Back on August 16 I took a look at how the Yankees were faring against the five major pitch types captured by FanGraphs compared to the previous four seasons, and with the season over I wanted to follow up to see how the team finished the year out. Of course, there are a couple of caveats: I’ll be the first to admit that given the already wide gulf between the BIS data collection that FanGraphs uses and the PITCHf/x data that powers Brooks, TexasLeaguers.com and JoeLefkowitz.com — not to mention the fact that the latter three sites have their own classification issues — these numbers are not a 100% perfect representation of what occurred.
Another issue I have with FanGraphs’ BIS data is that four-seamers and two-seamers are all binned under one catch-all “Fastball” category, which seems inherently result-skewing given a two-seamer/sinker’s increased likelihood of generating a ground ball over a four-seamer. You also end up with things like Ian Kennedy — no one’s idea of a particularly overpowering fastball-thrower (avg. vel. 90.3 mph) — leading all of MLB with a 28.7 wFB, due in part to the fact that he threw more two-seamers (36.7%) than four-seamers (29.8%), while Justin Verlander — who probably has the best four-seamer in the game — ended up coming in 3rd, at 25.5 runs above average.
So now that I’ve spent 200 words telling you why you should be wary of the numbers, let’s dive right in, shall we? Until someone comes along with a more reliable freely available system that tallies how teams/players fared against specific pitches, these should at least represent a close approximation of accurate pitch type linear weight results.
The 2011 Yankees creamolished fastballs, but you already knew that. Interestingly they only saw a fastball ~56% of the time, which is a five-year low. At the time of the August 16 post they led all of MLB in wFB/C, but in September the team posted their second-worst monthly wOBA out of the last 66 months dating back to the beginning of the 2001 season, enabling the Rangers and Red Sox to slug past them. The Yankees who performed best against the fastball were Jesus Montero, Andruw Jones and Curtis Granderson. The only member of the everyday lineup with negative run values against the fastball was Jorge Posada.
The team hit sliders well for a second-straight year, and this shouldn’t be a surprise, as they generally seemed to fare pretty well against the heavy fastball-slider types (think Alexi Ogando, Juan Nicasio, Felipe Paulino, etc.) they faced during the season. Robinson Cano, Mark Teixeira, and Derek Jeter had the three highest run values against the slider in 2011. Of the lineup regulars, Nick Swisher was the least successful against the slider.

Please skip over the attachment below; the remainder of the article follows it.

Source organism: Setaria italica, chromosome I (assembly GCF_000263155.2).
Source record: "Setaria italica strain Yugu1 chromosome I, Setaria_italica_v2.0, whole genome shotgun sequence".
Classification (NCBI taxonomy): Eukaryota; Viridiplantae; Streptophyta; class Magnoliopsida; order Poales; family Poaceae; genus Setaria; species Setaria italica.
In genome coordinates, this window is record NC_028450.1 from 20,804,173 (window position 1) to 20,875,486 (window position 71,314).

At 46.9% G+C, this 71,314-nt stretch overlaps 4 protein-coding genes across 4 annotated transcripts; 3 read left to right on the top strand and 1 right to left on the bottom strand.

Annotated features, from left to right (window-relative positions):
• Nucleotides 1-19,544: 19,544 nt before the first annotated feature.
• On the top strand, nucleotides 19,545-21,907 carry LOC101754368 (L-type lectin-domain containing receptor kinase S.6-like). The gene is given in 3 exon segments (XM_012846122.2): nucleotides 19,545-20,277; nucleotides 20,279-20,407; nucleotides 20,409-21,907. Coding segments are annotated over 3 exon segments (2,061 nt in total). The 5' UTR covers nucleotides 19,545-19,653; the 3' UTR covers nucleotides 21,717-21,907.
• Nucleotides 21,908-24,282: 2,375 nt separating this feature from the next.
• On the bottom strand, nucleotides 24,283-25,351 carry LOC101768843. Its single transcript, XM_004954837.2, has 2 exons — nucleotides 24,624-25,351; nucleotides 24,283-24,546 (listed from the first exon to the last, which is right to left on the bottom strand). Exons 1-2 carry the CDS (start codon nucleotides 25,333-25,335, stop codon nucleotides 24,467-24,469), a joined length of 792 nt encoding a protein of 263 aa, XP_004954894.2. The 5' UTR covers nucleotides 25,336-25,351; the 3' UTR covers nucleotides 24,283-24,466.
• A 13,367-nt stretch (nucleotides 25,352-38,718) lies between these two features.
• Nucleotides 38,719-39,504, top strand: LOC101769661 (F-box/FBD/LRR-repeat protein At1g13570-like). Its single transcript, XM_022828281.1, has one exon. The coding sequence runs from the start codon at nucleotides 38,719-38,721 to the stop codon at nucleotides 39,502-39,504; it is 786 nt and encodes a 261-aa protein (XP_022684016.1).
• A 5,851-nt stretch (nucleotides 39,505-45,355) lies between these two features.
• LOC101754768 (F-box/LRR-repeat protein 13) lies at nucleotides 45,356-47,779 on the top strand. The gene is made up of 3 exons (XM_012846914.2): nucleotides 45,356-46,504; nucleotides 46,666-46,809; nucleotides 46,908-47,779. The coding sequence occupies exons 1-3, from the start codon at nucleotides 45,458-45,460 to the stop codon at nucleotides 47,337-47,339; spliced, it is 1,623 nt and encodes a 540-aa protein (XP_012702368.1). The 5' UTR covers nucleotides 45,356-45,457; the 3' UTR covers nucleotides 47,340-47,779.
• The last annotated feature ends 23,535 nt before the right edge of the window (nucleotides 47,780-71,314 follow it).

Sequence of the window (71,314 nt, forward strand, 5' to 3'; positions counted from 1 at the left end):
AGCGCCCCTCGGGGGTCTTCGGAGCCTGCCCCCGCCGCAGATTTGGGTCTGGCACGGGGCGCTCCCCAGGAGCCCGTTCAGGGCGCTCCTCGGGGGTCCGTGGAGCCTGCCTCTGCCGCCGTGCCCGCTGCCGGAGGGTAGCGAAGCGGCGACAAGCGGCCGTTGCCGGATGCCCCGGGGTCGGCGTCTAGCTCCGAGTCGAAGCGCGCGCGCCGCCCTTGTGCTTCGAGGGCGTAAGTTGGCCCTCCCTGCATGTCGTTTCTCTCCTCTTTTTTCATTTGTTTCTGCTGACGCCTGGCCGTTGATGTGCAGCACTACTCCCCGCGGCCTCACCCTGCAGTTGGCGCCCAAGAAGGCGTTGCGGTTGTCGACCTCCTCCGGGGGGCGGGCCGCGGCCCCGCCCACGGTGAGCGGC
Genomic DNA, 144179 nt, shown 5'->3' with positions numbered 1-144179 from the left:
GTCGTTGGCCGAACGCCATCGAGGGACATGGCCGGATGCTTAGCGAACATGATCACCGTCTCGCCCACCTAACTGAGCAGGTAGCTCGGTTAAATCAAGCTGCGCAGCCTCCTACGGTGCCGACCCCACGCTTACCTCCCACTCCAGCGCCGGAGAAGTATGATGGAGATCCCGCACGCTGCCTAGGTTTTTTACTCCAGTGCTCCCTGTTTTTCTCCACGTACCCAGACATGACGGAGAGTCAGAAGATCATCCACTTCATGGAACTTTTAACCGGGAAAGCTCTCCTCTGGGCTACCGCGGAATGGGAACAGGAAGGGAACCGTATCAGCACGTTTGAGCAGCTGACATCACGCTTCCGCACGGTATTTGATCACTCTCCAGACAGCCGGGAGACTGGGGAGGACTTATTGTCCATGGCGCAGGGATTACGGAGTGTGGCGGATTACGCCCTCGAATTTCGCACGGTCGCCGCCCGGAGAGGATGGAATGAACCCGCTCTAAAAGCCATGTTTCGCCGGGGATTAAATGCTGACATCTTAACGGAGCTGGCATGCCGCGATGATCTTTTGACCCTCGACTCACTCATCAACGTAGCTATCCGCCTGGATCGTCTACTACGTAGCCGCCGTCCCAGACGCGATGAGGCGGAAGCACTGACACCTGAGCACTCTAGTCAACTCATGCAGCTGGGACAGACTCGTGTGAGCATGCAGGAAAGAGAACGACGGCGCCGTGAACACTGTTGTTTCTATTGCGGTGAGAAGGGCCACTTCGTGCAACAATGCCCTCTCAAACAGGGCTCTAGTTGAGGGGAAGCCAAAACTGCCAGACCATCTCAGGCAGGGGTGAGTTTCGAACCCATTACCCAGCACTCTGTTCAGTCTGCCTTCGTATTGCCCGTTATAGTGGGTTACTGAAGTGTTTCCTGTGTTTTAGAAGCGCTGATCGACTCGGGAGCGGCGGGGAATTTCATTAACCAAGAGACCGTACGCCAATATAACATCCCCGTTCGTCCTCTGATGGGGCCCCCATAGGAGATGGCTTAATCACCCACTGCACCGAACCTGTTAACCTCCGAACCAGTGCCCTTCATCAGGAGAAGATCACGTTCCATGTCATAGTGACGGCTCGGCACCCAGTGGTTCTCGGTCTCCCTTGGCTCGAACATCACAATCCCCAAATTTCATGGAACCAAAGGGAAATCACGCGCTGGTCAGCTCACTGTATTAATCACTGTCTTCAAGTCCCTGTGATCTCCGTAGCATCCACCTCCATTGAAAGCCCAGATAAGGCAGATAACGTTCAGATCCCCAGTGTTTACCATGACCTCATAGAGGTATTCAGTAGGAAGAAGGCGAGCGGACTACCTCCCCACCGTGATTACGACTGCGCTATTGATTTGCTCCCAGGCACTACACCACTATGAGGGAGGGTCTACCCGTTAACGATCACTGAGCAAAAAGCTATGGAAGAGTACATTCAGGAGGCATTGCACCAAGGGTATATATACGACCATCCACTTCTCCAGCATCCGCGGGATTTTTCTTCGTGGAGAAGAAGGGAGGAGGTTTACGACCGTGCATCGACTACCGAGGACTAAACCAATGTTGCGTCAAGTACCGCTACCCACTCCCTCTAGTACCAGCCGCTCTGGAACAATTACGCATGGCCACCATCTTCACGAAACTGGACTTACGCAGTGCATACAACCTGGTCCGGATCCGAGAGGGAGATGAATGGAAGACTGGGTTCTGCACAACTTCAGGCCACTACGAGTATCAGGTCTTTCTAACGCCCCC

This may be the most surprising chart. The Yankees haven’t posted positive run values against the cutter during any of the last five seasons, and are on a three-year decline against the cut fastball. Unsurprisingly, opponents’ deployment of the cutter is on a five-year increase. I’d imagine that both the decreased effectiveness against and uptick in cutters seen is at least due in part to the fact that the Yankees have to see Jon Lester — who threw the 7th-most cutters in MLB last season and had the 7th-best wCT/C — and Josh Beckett — 16th-most cutters in MLB; 9th-best wCT/C — approximately 8,000 times a season. Also high on the cutters-thrown list are Dan Haren (1st), Gavin Floyd (5th), Josh Tomlin (6th) and John Danks (9th). Despite this cutter issue, Robinson Cano annihilated the pitch, while Posada and Jeter also fared well. As we saw on Wednesday, the cutter has not been kind to Alex Rodriguez of late, and in fact he got positively destroyed by the cutter in 2011, coming in at -3.03 wCT/C — a mark that would have been 7th-worst in baseball had he had enough plate appearances to qualify.
On August 16th the Yankees’ wCB/C was -0.30, but they managed to finish the year at 0.26, representing their biggest improvement of the five pitch types in this post. They also saw a five-year high in curve% this season. Jeter, Nunez and Russell Martin fared best against the curve. Of everyday players, it probably won’t surprise you to learn that Tex (-0.35 wCB/C) was the least effective member of the lineup against the hook.
If you were to poll a swath of Yankee fans and ask “which pitch do the Yankees have the hardest time with?” I’d imagine the changeup would be the most popular answer. Though they posted positive run values against the change in 2009 and 2010, anecdotally it feels like we see them flail away at changeups to no avail quite frequently. That said, my view may be somewhat distorted due to the fact that two of the game’s very-best changeup-throwers — Felix Hernandez and James Shields — have owned the Yankees seemingly forever. Though they did shockingly get to Felix for the first time in eons this September, he and Shields have been the Yankees’ greatest foils these last few seasons. Going back to the beginning of the 2008 season, Felix and Big Game James have the top two lowest ERAs (2.82 and 2.91, respectively) against the Yankees among pitchers who have made a minimum of eight starts against the Bombers. That’s insane. Even crazier is that Shields’ mark is across 15 starts to Felix’s eight. Additionally, Shields pitched to a 2.33 ERA over 38 2/3 innings against the Yankees in 2011, the third-lowest ERA among starters that made at least three starts against the team this year.
Gardner, Cano and Granderson were the team’s most effective everyday players against the change, while Russell Martin, Jorge Posada and Derek Jeter got destroyed by it. Alex Rodriguez also posted negative run values, so basically if you’re a right-handed pitcher with a great changeup, you’ve got three auto-outs when facing the Yankees. Hopefully Kevin Long can do some work with the Yankees’ right-handed bats to help them combat their offspeed difficulties.